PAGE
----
The Sentinels form a family of Earth Observation satellites that are developed and operated by ESA in the framework of the Copernicus program. The Copernicus program aims at providing long-term, comprehensive monitoring of the Earth not just by building individual Earth observation satellites, such as ERS and Envisat in the past, but by providing long-term continuous data services in many areas of Earth observation, such as radar imagery, multispectral optical data, atmospheric measurements, temperature of oceans and atmosphere, or ocean level.
The six different Sentinel missions - logically numbered Sentinel-1 to Sentinel-6 - each consist of pairs of satellites or passenger payloads on other satellites. The pair of satellites fly in tandem orbits, offering overlaps in time and geography of most datasets, and in many cases allowing for a kind of three-dimensional vision in a way similar to a pair of eyes.
Most of the Sentinel missions require precise orbit information in order to maximize the amount and detail of information that can be extracted from the scientific payload. For instance, the accuracy of a radar altimetry mission is directly dependent on the accuracy at which we know the height of the satellite above the ocean or ice mass that it is measuring. For precise orbit determination, the Sentinel satellites typically rely on GNSS observations, but some of the Sentinel satellites also carry additional precise tracking equipment such as Laser Retro-Reflectors or DORIS instruments (Doppler Orbitography and Radio-positioning Integrated by Satellite). Also, a radar altimeter payload instrument can be used effectively as tracking device, notably in the form of cross-over differences in the many thousands of intersection points of the satellite ground track pattern.
The routine precise orbit determination for the Sentinel missions is performed by European industry at dedicated processing facilities for the various Sentinel missions. However, the Navigation Support Office also has full capability for precise orbit determination of all current and future Sentinel satellites, both to support and validate the routine operations by independent means.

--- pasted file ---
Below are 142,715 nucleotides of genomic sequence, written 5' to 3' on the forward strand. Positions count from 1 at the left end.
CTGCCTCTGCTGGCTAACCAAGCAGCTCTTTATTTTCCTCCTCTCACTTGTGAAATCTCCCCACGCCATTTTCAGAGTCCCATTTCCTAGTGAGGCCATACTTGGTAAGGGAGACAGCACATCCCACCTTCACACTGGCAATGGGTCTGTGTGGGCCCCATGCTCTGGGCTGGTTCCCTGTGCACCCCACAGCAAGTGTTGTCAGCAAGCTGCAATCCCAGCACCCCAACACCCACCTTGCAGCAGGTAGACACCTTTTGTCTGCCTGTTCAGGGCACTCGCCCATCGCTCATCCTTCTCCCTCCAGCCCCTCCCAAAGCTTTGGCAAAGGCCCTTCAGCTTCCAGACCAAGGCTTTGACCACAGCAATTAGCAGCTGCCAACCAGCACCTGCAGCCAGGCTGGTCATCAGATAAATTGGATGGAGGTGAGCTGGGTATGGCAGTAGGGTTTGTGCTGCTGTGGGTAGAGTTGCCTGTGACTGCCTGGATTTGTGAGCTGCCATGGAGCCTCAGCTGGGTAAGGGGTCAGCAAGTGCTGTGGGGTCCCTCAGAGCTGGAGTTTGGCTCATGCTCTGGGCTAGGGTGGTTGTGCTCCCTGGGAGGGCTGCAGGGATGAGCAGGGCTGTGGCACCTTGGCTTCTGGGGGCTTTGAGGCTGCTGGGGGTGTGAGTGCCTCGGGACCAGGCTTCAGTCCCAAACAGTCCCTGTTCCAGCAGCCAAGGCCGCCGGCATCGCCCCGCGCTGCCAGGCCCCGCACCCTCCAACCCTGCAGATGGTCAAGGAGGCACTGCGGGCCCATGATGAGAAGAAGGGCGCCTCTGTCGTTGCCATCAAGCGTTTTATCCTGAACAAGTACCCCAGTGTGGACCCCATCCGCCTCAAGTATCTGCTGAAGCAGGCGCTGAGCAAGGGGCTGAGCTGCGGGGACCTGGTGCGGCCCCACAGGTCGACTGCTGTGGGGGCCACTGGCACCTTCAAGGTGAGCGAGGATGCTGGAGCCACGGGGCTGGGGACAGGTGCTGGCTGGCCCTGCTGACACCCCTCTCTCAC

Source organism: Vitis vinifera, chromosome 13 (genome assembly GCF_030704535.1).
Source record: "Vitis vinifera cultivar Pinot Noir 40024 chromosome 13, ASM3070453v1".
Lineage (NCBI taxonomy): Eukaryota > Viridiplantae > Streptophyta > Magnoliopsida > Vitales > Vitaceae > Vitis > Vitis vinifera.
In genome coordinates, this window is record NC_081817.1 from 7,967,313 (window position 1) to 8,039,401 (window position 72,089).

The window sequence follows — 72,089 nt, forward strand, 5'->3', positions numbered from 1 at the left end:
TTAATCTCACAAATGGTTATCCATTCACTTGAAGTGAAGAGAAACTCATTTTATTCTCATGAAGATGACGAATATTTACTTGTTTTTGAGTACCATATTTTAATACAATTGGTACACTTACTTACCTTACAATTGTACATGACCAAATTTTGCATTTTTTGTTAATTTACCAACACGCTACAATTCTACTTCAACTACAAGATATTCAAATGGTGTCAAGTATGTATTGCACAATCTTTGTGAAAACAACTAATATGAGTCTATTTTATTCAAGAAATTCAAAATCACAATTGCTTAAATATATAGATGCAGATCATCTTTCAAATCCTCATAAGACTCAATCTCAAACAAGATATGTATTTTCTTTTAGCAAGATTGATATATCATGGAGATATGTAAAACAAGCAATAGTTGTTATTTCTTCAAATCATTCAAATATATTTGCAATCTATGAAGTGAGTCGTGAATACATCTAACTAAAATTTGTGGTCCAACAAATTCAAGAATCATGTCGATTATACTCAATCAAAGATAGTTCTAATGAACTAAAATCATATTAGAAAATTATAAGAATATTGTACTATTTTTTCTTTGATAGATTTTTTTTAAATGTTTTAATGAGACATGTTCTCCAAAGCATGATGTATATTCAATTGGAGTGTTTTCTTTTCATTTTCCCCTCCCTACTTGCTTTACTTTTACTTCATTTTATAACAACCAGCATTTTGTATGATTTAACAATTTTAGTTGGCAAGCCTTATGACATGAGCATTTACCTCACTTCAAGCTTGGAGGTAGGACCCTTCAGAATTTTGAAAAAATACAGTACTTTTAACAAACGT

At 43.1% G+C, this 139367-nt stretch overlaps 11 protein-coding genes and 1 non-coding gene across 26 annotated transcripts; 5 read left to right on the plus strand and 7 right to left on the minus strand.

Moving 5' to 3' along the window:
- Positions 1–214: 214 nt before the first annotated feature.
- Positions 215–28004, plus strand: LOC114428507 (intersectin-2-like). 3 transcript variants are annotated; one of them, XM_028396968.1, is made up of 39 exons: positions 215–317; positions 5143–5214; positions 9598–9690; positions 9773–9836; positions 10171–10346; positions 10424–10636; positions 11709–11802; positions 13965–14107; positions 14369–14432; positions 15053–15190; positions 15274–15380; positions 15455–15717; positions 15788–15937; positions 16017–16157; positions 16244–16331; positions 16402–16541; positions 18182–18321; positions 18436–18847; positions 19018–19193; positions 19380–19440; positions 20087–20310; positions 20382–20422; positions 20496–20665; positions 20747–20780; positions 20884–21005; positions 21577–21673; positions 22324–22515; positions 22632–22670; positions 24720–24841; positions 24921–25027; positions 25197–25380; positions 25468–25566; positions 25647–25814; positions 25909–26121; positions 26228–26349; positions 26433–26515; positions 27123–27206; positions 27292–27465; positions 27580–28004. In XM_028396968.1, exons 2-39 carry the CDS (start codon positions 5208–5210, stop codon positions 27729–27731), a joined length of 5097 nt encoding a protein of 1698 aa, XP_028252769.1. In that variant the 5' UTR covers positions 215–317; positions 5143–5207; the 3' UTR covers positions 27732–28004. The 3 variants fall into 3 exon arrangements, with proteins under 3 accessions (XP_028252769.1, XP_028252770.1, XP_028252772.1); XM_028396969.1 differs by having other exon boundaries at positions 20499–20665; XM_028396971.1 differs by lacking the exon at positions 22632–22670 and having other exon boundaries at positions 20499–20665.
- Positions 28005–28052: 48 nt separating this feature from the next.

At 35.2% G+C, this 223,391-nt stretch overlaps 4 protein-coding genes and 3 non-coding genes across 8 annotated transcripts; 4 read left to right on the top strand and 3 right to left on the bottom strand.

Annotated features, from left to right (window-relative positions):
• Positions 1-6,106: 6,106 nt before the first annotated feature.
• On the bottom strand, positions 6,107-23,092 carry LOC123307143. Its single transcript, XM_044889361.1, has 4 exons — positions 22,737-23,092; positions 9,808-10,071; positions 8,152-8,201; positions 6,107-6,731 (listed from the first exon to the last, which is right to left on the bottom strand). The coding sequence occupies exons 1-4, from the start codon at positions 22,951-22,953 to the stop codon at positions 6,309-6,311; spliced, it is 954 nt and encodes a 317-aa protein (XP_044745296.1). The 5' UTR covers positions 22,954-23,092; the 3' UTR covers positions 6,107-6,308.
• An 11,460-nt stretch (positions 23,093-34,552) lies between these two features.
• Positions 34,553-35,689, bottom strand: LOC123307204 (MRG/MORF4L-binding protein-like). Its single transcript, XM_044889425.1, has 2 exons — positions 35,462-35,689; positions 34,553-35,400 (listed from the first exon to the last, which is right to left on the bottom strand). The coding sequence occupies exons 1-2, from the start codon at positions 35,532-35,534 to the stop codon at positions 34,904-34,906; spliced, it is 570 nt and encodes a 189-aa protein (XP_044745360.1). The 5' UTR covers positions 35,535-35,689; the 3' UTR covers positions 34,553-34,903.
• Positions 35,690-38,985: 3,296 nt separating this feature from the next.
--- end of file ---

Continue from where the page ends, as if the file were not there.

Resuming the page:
Because the low Sentinel satellites are not in constant view of a download ground station, the GNSS data (and other data) of the Sentinel satellites is stored on-board, and downloaded to any of three ground stations as soon as this station is visible. Because these ground contacts are short in duration (a few minutes), the data that can be downloaded has to be carefully selected so that the amount of data remains compatible with the capacity of the communication links. Furthermore, the amount of processing power on-board a satellite is always strictly budgeted to optimize all aspects of the mission in parallel.
For the GNSS observation data this means that the on-board receiver does not form actual GNSS code and carrier pseudorange observations - as ground-based GNSS receivers do - but only collects the so-called intermediate frequency signals, and sends these to the ground station as part if the telemetry download. The signal processing from this raw binary data (level 0) to higher level observation data that can be processed by GNSS software (Level 1) is done on the ground. Again, this is done routinely by the Sentinel ground segments, but ESOC still needs the full capability to do the conversion from intermediate signals to Level-1, both in support of the ground segment and as independent check. We could say that in the case of the Sentinel on-board GNSS receivers, part of the receiver is flying on the satellite, and another part of the receiver is running on the ground.
Once that the Level-1 data has been produced - typically, within 24 hours after real-time - the precise satellite orbits for the Sentinel satellites are computed. For all operational Sentinel satellites this is done by means of conventional batch least squares estimation processes. If available, these processes also use DORIS observations and/or Satellite Laser Ranging observations in order to maximize the accuracy of the orbits. The use of multiple independent datasets also increases the confidence in the overall accuracy of the output orbit products, which has reached levels of around 1 cm for the Sentinel satellites. Reaching this high accuracy requires sophisticated state-of-art models for the satellites, the Earth, the atmosphere and any other detail that affects the tracking data analysis. In the case of GNSS, it also requires highly accurate input information for the orbits and clocks of the GNSS satellites themselves. The ESOC Navigation Support Office generates all these products routinely, at short latency and in a highly reliable operational computer environment.